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With its new Construction-Coaching Opportunities to Reach Employment Opportunities (C-CORE) program, the Home Builders Institute (HBI) is putting a twist on an age-old tradition of passing trade skills down from one generation to the next.
HBI C-CORE — a three-year program funded by the U.S. Department of Justice — matches teens aged 16-18 with adult mentors who encourage them to consider careers in the home building industry and coach them toward success.
Anyone involved in the home building industry is eligible to be a C-CORE mentor. HBI currently is recruiting mentors for the program, which was launched in October with the goal of matching 5,000 youths with 1,600 mentors in the states of California, Nevada, Arizona, New Mexico, Colorado, Texas, Louisiana, Mississippi, Florida, South Carolina and Florida.
So far, 45 coaches and 127 youths have signed up for the C-CORE program at 16 sites, including partnerships with the Home Builders Association of Greater Columbia, the Home Builders Association of Greenville, and the Builders Association of Northern Nevada.
The entire board of directors of the Home Builders Association of Middle Georgia showed its commitment by signing up as C-CORE coaches, according to Dennis Torbett, vice president of HBI Workforce Training and Employment, which oversees the program.
The program will be expanded by 11 more sites in 2011.
“I encourage my fellow NAHB members to become coaches for the C-CORE program,” said NAHB Chairman-elect Robert Nielsen, president of Shelter Properties Inc. in Reno, Nev. “The commitment requires a time investment of only a few hours a month for such a great impact on a young person’s life. You’ll not only help tap their potential, you will gain a sense of personal and professional satisfaction from the experience.”
Mentors are matched with a group of three youths with whom they spend as little as two hours per week helping and advising them in a supportive team environment with other HBI C-C-CORE mentors and youth.
HBI provides volunteer mentors with training that explains their roles and responsibilities, gives them insight into how to build their mentoring relationships, and builds their skills in effective communication and problem-solving. Continued advice and resources are available after the initial training.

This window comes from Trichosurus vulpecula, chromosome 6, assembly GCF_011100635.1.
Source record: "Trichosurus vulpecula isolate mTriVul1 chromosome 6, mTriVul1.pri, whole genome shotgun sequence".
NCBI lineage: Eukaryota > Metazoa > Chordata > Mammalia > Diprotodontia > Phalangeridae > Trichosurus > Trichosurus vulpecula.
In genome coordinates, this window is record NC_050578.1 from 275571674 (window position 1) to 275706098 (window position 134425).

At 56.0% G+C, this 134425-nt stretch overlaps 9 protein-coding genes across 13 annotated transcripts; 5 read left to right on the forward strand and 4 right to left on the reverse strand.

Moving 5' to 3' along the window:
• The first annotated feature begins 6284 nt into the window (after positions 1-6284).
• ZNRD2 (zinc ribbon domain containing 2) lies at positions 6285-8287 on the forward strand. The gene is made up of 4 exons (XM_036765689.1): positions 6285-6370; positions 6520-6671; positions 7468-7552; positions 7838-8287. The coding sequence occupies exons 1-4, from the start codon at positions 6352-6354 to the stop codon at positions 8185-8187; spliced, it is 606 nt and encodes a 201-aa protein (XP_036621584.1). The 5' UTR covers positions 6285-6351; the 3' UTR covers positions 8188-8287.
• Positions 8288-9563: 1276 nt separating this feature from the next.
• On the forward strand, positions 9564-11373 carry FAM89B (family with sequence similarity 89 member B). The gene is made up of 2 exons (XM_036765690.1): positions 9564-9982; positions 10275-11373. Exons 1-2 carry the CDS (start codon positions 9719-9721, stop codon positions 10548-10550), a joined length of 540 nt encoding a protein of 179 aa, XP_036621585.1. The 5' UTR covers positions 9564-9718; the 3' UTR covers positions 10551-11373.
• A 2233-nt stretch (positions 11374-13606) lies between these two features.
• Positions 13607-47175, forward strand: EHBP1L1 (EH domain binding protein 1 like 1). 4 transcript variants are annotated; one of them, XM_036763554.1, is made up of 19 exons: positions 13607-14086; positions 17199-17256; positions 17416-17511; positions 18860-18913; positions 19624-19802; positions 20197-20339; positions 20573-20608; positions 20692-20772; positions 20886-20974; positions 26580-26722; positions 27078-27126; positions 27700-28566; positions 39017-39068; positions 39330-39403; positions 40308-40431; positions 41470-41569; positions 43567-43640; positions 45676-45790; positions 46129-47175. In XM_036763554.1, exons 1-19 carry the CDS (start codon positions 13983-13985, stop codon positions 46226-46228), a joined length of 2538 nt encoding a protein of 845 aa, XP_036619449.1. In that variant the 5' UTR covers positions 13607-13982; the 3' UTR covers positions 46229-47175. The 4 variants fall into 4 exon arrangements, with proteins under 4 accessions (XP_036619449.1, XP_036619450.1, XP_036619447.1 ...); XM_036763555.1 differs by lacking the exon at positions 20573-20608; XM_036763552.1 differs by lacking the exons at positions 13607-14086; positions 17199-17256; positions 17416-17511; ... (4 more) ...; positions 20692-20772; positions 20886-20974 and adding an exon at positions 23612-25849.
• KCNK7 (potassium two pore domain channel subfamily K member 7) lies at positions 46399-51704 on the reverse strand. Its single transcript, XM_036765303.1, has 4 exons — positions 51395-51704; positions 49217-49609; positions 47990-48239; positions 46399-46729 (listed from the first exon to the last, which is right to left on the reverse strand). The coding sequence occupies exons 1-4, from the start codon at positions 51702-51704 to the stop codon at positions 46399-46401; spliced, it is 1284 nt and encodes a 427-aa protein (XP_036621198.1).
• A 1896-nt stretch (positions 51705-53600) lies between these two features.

Because building a trusting relationship between a mentor and a young person takes time, HBI C-CORE asks mentors to commit a minimum of one year to the program.
Earl McLeod, executive director of the HBA of Greater Columbia and a member of the HBI Board of Trustees, has signed up to become a mentor, and he looks forward to what he calls a “feel-good, do-good opportunity” to engage young people in the residential construction trades and make a positive difference in their lives.
“I encourage my colleagues to become mentors for the HBI C-CORE program,” McLeod said. “You will influence these young people with your caring and guidance, and you will be helping to develop the next generation of trades people for the residential construction industry. ”
Two new C-CORE mentors — Beth Underwood and Franqee Higgins — said they know the value mentoring played in their lives when they embarked on careers in the home building industry. They are now doing everything they can to make sure that young people who sign up for the HBI C-CORE program receive a similar benefit.
Underwood, a Tucson, Ariz., Realtor®, remembers when she decided to become a customer service representative for K. Hovnanian Homes. She set out to find out all she could about the residential construction industry, and her quest to learn what it actually takes to build a home landed her a spot in the first class of The Southern Arizona Home Builders Association Institute of Construction.
Underwood spent a year learning the trades. The work was tough, but with the support of her mentor, Les Wolfe, owner of The L.G. Wolfe Co., she graduated.
“Les Wolfe inspired me and made sure I didn’t fail. It was an easy decision to give back what already had been given to me,” Underwood said of her enrollment as a C-CORE mentor.
Underwood takes every opportunity to encourage fellow industry leaders in her area to become C-CORE mentors. “These young men and women need someone to believe in them. They need encouragement, and they need to learn a trade. We are in the perfect industry to provide a support system for them,” she said.
Franqee Higgins, Texas/Northern Louisiana regional coordinator for C-CORE, was 19 and ready to change his life when he met his mentor, Philip Orr, an HBI electrical instructor at Guthrie (Okla.) Job Corps Center. Higgins studied the electrical and plumbing trades at Guthrie, winning the NAHB Chairman’s Award at the 2007 International Builders’ Show. He eventually became an HBI Job Corps electrical instructor at the Clearfield Job Corps Center in Utah, where he was named “Rookie Instructor of the Year.”
“Phil told me that if I would do what he said, my life would change,” Higgins said. “I kept up with him — whenever I took a college course or won an award. When I became a Job Corps instructor, it was the culmination of what Phil means to me because I knew then that I could make a difference in a young person’s life too.”
Higgins now matches young people interested in the home building industry with C-CORE mentors from his Dallas office. “Many of our youths do not come from the most positive of situations,” he said. “C-CORE mentors not only guide them on the path to success by showing them the ropes of the home building industry, they help them shape a positive outlook on life.”
For more information about how you can become an HBI C-CORE mentor, contact Tadar Muhammad at 863-557-5054 or e-mail email@example.com.